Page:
An old friend returns – with familiar songs in a new format. Sean Taylor and his band are live and cooking.
Release Date: 10th February 2023. Pre-order here
Label: Vox Records
Formats: CD, Download, Streaming
Sean Taylor is no stranger to these pages. We’ve been following his progress with great interest over the past few years and we’ve been mightily impressed – most recently by his The Beat Goes On album, which tickled our fancy just about a year ago. For those not yet in the know, Sean is a singer/ songwriter whose songs cover the whole spectrum from cut-to-the-chase polemic via contemplations of the darker side of human activity to tender intimacy and positive reassurance. His music encompasses strains of blues, jazz, soul, folk and Americana to produce a style that merits comparisons with the likes of John Martyn, Tom Waits and Van Morrison and he embellishes his work with masterful guitar and wonderful piano.
He’s a busy man, too, regularly playing 100+ gigs each year, appearing at such venues as Glastonbury, Cambridge Folk Festival and The Avignon Blues Festival and frequently opening for such legends as Robert Cray, John Fogerty, Richard Thompson and Eric Bibb. During 2022, he toured with his band – double bassist Mike Seal and Thompson Twins’ percussionist Paulina Szczepaniak – and, fortuitously, one of the shows from that tour was captured on tape, and that recording has morphed into the debut album of the Sean Taylor Band.
I say fortuitously because Sean wasn’t actually aware that one of his sound engineers had pressed the ‘record’ button as the band hit the stage at The Hop Barn, Southwell, Nottinghamshire on 7th October 2022, but, by heck, I bet Sean’s glad that he did. Indeed, so am I, because the result is a fine album.
Sean-watchers will recognize much of the material here; the set draws heavily upon his recent albums, particularly 2019’s The Path To Blue and the aforementioned The Beat Goes On, and quite a few of the songs also featured on Sean’s 2020 Live! in London set. But, wow, how the presence of Mike and Paulina has spiced things up! Mike’s bass is solid and dependable and adds just the right amount of depth to emphasise Sean’s lyrics and guitar/ piano heroics, whilst Paulina’s percussion parts provide exactly the mysticism and atmosphere that takes these songs to the next level. And, when I talk about ‘percussion,’ I mean everything you could possibly imagine that can be hit, stroked, dropped or shaken.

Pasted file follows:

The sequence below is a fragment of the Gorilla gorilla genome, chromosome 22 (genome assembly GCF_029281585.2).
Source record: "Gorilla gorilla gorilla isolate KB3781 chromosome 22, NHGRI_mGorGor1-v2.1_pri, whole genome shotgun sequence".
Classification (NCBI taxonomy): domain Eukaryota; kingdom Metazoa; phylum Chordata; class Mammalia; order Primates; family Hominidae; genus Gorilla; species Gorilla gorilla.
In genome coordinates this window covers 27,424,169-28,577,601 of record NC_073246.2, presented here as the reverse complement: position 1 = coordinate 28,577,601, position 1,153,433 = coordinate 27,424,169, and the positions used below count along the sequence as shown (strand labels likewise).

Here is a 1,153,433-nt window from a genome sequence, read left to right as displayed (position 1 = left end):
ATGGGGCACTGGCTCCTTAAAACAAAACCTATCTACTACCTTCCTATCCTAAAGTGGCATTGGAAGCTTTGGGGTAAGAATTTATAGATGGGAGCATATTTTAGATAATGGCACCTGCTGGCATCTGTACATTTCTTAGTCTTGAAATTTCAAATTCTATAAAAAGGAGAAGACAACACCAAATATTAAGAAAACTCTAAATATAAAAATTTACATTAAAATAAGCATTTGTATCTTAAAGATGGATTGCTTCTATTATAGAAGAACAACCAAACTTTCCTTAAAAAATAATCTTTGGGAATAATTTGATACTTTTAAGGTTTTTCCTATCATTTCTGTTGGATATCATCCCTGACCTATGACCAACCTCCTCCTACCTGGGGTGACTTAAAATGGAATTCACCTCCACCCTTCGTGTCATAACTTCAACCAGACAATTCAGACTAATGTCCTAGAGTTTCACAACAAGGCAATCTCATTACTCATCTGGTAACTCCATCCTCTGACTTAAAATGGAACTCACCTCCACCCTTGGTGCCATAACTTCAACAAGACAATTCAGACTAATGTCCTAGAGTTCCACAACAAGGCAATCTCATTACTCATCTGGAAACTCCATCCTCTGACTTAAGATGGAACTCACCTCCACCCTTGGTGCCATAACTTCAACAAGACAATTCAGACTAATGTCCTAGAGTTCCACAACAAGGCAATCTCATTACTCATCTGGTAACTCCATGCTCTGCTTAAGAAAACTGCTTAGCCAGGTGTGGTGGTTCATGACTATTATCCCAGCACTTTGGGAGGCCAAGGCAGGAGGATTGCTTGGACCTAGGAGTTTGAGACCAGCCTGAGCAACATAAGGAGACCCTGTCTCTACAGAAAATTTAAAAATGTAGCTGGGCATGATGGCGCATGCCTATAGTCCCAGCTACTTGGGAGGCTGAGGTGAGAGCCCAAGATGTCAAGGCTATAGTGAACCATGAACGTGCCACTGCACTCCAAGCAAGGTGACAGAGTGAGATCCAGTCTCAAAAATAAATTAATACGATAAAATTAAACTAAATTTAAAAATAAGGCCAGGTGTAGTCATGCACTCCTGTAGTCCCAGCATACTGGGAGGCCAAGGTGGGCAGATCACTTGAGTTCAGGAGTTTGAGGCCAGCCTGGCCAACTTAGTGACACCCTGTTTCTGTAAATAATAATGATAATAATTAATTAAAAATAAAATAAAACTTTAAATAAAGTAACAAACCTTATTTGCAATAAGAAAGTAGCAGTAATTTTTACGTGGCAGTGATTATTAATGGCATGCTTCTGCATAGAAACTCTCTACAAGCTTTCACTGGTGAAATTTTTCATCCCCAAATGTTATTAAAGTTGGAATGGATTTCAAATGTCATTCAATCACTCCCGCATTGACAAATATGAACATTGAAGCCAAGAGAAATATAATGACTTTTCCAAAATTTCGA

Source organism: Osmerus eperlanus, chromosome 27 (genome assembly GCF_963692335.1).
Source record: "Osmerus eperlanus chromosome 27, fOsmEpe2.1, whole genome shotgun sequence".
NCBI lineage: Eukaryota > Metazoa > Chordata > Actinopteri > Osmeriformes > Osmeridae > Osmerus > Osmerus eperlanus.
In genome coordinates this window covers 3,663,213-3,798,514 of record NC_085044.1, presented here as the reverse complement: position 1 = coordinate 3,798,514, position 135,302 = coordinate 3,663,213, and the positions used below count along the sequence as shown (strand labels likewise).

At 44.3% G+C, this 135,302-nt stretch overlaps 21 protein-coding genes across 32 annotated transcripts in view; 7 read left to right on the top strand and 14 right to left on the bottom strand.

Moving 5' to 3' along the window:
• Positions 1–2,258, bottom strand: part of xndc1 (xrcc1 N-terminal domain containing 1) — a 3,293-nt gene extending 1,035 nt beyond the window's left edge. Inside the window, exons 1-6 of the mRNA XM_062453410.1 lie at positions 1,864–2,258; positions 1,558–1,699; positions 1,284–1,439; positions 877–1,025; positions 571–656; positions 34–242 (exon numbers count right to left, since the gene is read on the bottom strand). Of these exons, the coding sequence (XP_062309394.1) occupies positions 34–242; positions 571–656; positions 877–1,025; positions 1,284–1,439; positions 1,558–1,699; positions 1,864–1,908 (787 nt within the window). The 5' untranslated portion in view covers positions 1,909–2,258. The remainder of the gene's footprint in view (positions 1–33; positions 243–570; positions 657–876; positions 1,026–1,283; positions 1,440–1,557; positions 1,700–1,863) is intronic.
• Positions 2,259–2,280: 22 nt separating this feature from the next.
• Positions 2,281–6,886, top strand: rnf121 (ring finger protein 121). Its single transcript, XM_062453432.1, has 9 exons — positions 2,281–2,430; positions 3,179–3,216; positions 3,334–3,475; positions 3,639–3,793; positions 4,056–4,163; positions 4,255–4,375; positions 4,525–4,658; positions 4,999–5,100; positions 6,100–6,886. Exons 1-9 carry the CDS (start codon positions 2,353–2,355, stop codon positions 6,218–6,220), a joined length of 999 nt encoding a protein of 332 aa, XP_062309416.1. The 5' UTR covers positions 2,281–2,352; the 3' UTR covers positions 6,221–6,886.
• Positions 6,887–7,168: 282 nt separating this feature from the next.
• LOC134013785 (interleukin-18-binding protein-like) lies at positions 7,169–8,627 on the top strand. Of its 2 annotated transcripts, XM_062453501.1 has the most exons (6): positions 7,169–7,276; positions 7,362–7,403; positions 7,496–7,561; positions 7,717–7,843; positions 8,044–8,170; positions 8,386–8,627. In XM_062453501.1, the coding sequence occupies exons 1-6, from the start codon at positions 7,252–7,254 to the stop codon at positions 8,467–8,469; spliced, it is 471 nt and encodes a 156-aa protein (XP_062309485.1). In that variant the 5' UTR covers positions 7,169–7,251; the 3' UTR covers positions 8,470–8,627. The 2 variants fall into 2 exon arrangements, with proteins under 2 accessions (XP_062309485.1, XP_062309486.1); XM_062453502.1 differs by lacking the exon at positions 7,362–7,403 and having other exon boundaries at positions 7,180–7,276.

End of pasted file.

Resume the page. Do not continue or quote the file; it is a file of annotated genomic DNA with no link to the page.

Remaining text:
Sean introduces Number 49 – a song from The Path Is Blue, and this album’s opening track – as “A song about misbehaving” and, immediately, the impact of the band is plain to hear. Bass and percussion add the requisite sinister edge as Sean directs his oblivion-seeking acquaintance to the home of the local dealer, and Sean’s sleazy harmonica adds the final touch to encourage the listener’s flesh to creep along with the song’s creeping rhythm.
This is England, Sean’s critique of this nation’s obsessions with gentrification, social media and the inexplicable need to distance ourselves from our friends and national neighbours is a long-term live favourite. Lyrics like “We want our country back, they scream, but now they can’t find where they left it – As we morris dance to Brexit,” and “No one likes us but we don’t care, Britain is only Great when it bombs everywhere” will retain their relevance as long as we continue to invite incompetent inward-looking self-servers to govern us and I’m sure that Sean will continue to sing them until that day arrives.
To add a little local flavour, Sean usually changes the title of Texas Boogie, another live favourite, to reflect the town in which he’s performing. So, on this occasion, it’s Southwell Boogie and it rocks along nicely, suitably enhanced by Paulina’s crisp percussion and wonderfully jazzy bassline from Mike. As always, Sean gets the audience to call and return the town’s name with him and, as he calls “South-well,” the locals respond with a rousing “Suthull!” It’s all in the translation…